Tables in the study list the incidence of testicular atrophy and cystic uterus and ovary and there appear to be no changes related to ethylene glycol treatment. [The table did not report severity of effects.]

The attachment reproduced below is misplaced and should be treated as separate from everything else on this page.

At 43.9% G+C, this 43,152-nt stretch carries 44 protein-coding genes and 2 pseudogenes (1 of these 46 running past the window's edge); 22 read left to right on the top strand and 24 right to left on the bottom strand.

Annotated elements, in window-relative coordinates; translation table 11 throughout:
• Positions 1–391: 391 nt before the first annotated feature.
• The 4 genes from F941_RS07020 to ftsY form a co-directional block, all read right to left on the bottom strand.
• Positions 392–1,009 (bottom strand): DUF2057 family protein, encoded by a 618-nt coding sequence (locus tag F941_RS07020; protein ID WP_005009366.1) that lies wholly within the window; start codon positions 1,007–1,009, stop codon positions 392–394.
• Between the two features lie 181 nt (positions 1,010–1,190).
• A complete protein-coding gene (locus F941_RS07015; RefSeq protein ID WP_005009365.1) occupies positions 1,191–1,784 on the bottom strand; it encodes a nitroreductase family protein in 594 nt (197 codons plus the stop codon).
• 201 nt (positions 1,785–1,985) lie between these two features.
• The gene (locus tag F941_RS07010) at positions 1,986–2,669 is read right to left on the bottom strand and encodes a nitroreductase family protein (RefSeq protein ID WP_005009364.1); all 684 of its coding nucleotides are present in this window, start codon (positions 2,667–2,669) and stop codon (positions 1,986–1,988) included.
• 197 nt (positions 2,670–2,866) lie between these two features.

The kidney was the only organ with histological changes attributed to ethylene glycol treatment by the authors. Incidence of males with crystals and lesions in the kidney was signiﬁcantly elevated in the 0.25 and 1.0% dose groups. An increased number of females in the 1.0% group had kidney lesions but statistical signiﬁcance was not obtained. Excretion of oxalic acid was signiﬁcantly increased in both sexes in the 1.0% group; in treated males, oxalic acid levels were 100–500% of control levels while the 1.0% females had oxalic acid values that were 30–100% of control values. Also noted in males of the 1.0% group were signiﬁcant increases in absolute kidney weight, oxalic acid crystals in urine, and secretion of a larger volume of urine with a lower speciﬁc gravity. A “no-untoward-effect level” of 0.1% (71 and 85 mg/kg bw/day in males and females, respectively) was identiﬁed by study authors.